It's for TDE members only. If you're not a member, consider it. My big project right now is to re-launch my Substack, with a short history series that will be available to paid subscribers only. TDE members will receive a free one-month subscription through the TDE newsletter (during that month, you can download the history series if you like them and cancel your subscription).

Why Gardening Matters
The right hemisphere is receptive to those things offered—demanded—by the garden: uncertainty, failure, surprise, patience, slowness, curiosity. The left hemisphere is also engaged by the garden: it plots, plans, and implements procedures. But gardening keeps the right hemisphere in the master position because gardening relentlessly pushes the right

May 31, 2024

BYCU

A Newcomer in the Grape Industry

It's Vermentino. It resists drought and is cheap and California growers are lovin' it. It currently costs $4,000 a ton (whereas Napa Cabernet costs over $8,000), but as more use it, the cost will go up and the cost of Cab might come down.

On Vermentino
Lettie Teague at the Wall Street Journal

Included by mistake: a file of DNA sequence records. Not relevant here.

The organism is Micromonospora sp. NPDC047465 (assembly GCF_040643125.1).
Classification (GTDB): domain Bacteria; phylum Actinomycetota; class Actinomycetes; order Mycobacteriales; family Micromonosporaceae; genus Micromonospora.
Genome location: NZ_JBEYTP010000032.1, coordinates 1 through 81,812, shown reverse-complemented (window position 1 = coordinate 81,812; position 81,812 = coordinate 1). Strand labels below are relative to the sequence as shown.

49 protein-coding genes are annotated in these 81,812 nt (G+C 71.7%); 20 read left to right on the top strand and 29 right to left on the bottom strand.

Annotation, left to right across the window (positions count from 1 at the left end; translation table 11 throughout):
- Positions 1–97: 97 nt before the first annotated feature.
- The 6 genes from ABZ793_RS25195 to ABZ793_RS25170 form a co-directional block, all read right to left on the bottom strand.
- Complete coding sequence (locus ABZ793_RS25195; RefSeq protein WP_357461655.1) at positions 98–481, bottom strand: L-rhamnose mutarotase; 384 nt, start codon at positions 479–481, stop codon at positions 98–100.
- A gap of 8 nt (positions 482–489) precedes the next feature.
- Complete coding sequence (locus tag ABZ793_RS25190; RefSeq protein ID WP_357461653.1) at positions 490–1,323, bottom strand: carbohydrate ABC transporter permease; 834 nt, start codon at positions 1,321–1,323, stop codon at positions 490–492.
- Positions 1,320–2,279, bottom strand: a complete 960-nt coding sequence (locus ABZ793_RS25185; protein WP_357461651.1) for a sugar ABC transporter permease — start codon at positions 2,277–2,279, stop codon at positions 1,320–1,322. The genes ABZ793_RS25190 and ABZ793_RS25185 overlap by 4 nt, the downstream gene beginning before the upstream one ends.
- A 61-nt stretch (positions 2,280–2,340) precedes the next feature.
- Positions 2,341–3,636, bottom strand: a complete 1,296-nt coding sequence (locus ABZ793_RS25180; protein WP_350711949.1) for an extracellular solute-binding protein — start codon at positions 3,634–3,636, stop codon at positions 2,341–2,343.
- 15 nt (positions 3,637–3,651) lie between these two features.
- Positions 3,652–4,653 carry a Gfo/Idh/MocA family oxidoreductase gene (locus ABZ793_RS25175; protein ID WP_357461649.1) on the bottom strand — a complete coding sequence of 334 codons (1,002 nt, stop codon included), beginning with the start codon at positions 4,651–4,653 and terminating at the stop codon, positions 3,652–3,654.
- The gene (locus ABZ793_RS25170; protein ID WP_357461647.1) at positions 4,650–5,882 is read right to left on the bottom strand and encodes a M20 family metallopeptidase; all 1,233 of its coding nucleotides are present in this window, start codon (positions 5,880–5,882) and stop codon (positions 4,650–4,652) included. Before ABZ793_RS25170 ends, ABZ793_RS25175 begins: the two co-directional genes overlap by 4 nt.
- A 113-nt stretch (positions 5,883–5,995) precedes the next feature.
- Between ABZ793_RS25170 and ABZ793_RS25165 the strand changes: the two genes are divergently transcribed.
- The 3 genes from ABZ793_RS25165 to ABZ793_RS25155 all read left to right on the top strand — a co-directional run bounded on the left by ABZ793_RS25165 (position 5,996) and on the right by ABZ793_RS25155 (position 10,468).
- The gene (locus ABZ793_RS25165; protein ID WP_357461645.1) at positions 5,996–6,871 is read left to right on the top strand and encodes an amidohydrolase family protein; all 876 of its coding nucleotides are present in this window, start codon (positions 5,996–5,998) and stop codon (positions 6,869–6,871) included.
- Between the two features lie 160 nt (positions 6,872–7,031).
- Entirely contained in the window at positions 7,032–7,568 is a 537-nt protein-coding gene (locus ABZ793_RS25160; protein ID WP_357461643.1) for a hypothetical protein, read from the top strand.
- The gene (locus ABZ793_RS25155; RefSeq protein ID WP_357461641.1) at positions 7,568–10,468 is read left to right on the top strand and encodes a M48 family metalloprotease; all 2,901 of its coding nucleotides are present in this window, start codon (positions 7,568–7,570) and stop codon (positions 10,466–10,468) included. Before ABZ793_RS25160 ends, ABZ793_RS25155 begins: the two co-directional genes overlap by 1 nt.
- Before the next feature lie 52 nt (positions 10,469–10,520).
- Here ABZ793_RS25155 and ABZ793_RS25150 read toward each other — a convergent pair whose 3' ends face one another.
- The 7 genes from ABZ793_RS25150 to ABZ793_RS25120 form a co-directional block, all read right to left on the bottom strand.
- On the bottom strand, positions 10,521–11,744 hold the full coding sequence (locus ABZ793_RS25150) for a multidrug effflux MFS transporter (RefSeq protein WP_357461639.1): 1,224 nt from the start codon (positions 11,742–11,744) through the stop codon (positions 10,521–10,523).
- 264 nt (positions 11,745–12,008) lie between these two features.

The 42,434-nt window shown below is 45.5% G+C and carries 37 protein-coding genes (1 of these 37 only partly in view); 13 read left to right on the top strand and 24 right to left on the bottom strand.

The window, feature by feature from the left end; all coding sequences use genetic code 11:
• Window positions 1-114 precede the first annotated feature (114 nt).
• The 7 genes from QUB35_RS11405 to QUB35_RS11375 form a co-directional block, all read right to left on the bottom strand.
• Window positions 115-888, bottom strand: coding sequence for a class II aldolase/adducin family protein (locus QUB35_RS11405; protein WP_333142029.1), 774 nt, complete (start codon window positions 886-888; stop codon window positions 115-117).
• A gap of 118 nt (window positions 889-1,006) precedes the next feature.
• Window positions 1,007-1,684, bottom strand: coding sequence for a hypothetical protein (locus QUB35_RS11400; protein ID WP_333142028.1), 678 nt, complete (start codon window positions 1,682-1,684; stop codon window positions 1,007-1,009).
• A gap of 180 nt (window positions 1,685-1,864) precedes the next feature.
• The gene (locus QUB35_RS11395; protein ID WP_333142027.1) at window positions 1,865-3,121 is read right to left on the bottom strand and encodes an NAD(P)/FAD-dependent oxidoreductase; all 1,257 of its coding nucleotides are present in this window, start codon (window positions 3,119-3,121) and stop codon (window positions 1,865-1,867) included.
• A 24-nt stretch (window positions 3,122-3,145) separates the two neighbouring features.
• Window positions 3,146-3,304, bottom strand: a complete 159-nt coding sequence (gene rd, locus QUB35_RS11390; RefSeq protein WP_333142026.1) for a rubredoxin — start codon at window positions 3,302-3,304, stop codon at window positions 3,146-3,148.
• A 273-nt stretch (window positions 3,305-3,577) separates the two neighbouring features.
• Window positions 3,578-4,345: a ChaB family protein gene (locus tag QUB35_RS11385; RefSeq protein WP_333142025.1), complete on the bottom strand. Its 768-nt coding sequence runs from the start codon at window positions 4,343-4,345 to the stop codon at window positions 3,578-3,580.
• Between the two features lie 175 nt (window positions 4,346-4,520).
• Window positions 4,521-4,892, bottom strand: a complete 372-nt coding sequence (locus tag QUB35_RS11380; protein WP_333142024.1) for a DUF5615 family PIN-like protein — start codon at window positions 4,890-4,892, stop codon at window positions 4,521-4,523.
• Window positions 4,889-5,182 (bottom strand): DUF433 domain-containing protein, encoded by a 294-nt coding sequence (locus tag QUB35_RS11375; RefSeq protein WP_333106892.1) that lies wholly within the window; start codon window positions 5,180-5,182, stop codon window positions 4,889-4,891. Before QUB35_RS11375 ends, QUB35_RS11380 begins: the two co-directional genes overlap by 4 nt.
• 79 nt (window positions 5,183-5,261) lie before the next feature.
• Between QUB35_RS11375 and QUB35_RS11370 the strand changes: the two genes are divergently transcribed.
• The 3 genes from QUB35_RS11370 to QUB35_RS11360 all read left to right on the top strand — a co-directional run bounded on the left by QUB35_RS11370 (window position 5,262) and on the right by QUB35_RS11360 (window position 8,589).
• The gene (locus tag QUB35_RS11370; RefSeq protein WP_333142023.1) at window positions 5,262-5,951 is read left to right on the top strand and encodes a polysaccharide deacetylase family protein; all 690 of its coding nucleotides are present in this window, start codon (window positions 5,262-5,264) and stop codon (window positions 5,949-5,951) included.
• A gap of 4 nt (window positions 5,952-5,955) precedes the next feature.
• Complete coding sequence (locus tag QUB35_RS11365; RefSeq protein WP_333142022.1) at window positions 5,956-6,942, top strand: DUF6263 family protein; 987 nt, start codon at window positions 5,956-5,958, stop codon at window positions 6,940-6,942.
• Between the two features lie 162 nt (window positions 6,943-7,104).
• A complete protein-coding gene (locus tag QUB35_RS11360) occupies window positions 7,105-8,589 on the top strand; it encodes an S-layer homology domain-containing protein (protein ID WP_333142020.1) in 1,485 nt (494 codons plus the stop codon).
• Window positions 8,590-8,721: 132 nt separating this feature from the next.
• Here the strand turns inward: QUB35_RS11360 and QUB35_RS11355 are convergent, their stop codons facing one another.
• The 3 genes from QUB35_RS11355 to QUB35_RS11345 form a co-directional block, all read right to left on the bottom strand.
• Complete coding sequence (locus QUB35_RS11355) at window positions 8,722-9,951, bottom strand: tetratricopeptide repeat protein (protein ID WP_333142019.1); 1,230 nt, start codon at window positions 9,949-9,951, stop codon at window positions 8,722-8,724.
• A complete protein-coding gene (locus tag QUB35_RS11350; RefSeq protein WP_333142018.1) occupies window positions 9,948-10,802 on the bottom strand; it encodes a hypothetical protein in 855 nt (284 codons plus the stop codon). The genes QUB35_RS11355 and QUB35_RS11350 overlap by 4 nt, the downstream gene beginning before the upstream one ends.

May 30, 2024

My Infatuation with Substack Grows

One of my old editors asked me awhile back why I wasn't publishing on Substack. He said my material is a natural fit for the platform.

I said, "I started a Substack, but then admitted to myself, 'I wouldn't pay $50 a year to read this,' so figured I should suspend work on it."

His response was, "But you don't need the money. Your stuff is interesting. You just need to get it out there, and Substack will do that for you."

I considered his advice for a few days, concluded he's 100% right, and kicked myself for not realizing it a few years ago. I've since been spending a lot of time on Substack, trying to learn its features (it's black-holish). In the process, I'm finding a lot of great writers, like Gurwinder, who is featured today.

23 Truths
Gurwinder at The Prism (Substack)

May 29, 2024

Psychedelia

I didn't realize the City of San Francisco canceled its 4/20 celebration this year due to lack of funding (its budget blown on free booze and needles for the homeless, I suppose) and a lack of corporate sponsorships.

Corporate sponsorships? In the heart of the Haight?

Nonetheless, the Church of Ambrosia rescued the celebration. Ambrosia is inevitably nondenominational and promotes “all entheogenic plants, with a focus on Cannabis and Magic Mushrooms."

That's from the introduction to this delightful piece in the June edition of Spectator World that focuses on the Electric Kool-Aid Acid Test and psychedelic art.